It is interesting to consider the suppressors of the nonsense mutations that Brenner and co-workers defined. Many of these nonsense suppressor mutations are known to alter the anticodon loop of specific tRNAs in such a way as to allow recognition of a nonsense codon in mRNA. Thus, an amino acid is inserted in response to the nonsense codon, and translation continues past that triplet. In Figure 10-38, the amber mutation replaces a wild-type codon with the chain-terminating nonsense codon UAG. By itself, the UAG would result in prematurely cutting off the protein at the corresponding position. The suppressor mutation in this case produces a tRNATyr with an anticodon that recognizes the mutant UAG stop codon. The suppressed mutant thus contains tyrosine at that position in the protein.

Figure 10-38. (a) Termination of translation.

Figure 10-38

(a) Termination of translation. Here the translation apparatus cannot go past a nonsense codon (UAG in this case), because there is no tRNA that can recognize the UAG triplet. This leads to the termination of protein synthesis and to the subsequent release (more...)

What happens to normal termination signals at the ends of proteins in the presesnce of a suppressor? Many of the natural termination signals consist of two chain-termination signals in a row. Nonsense suppressors are sufficiently inefficient in translating through chain-terminating triplets, because of competition with release factors, that the probability of suppression at two codons in a row is small. Consequently, very few protein copies that carry many extraneous amino acids resulting from translation beyond the natural stop codon are produced.

Overview of protein synthesis

Figure 10-39 summarizes the steps in protein synthesis covered in this section. A direct visualization of protein synthesis can be seen in the electron micrograph shown in Figure 10-40, which shows the simultaneous transcription and translation of a gene in E. coli.

Figure 10-39. The transactions of the ribosome.

Figure 10-39

The transactions of the ribosome. At initiation, the ribosome recognizes the starting point in a segment of mRNA and binds a molecule of tRNA bearing a single amino acid. In all bacterial proteins, this first amino acid is N-formylmethionine. In elongation, (more...)

Figure 10-40. A gene of E.

Figure 10-40

A gene of E. coli being simultaneously transcribed and translated. (Electron micrograph by O. L. Miller, Jr., and Barbara A. Hamkalo.)

Protein processing

Even after mRNA has been successfully translated into its protein product, processing may continue. For example, membrane proteins or proteins that are secreted from the cell are synthesized with a short leader peptide, called a signal sequence, at the amino-terminal (N-terminal) end. This signal sequence is a stretch of 15 to 25 amino acids, most of which are hydrophobic. It allows for recognition by factors and protein receptors that mediate transport through the cell membrane; in this process, the signal sequence is cleaved by a peptidase (Figure 10-41). (A similar phenomenon exists for certain bacterial proteins that are secreted.) Moreover, several small peptide hormones, such as corticotropin (ACTH), result from the specific cleavage of a single, large polypeptide precursor.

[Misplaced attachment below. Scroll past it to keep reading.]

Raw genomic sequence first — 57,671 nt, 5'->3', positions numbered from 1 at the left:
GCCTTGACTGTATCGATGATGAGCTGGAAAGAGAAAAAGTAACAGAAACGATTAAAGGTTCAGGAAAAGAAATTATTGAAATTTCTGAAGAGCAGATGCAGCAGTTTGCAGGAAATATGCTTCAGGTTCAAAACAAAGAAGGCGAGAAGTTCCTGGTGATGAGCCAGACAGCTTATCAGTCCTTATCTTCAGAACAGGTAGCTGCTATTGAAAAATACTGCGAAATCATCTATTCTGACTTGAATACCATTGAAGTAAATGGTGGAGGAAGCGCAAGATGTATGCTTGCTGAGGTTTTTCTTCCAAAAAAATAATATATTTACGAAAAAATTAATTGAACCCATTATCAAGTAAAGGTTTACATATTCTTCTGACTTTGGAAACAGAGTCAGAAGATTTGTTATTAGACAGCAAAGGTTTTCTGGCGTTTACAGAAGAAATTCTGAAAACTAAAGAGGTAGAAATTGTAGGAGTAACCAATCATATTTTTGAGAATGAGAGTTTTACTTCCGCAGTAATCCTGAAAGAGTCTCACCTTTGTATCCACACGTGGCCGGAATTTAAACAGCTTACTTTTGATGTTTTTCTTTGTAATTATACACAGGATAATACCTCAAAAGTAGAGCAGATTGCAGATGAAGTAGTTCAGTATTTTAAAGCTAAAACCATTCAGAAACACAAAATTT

Figure 10-41. Signal sequences.

Figure 10-41

Signal sequences. Proteins destined to be secreted from the cell have an amino-terminal sequence that is rich in hydrophobic residues. This signal sequence binds to the membrane and draws the remainder of the protein through the lipid bilayer. The signal (more...)

Protein splicing

An extraordinary process that splices out an internal segment of certain proteins has been described in a variety of organisms, including prokaryotes and eukaryotes. This internal segment is termed an intervening protein sequence, or IVPS. The essential facet of this process is the formation of a new peptide bond between the two sequences flanking the IVPS. This reaction is autocatalytic and can take place in vitro. Figure 10-42 depicts protein splicing in schematic form. Interestingly, all IVPS segments studied so far contain an endonuclease activity, although this activity is unrelated to the protein-splicing reaction.

Figure 10-42. Protein splicing results in the removal of an internal segment (IVPS) and the formation of a new peptide bond that links the two regions that originally flanked the IVPS.

Figure 10-42

Protein splicing results in the removal of an internal segment (IVPS) and the formation of a new peptide bond that links the two regions that originally flanked the IVPS.

By agreement with the publisher, this book is accessible by the search feature, but cannot be browsed.

Copyright © 2000, W. H. Freeman and Company.
Bookshelf ID: NBK22022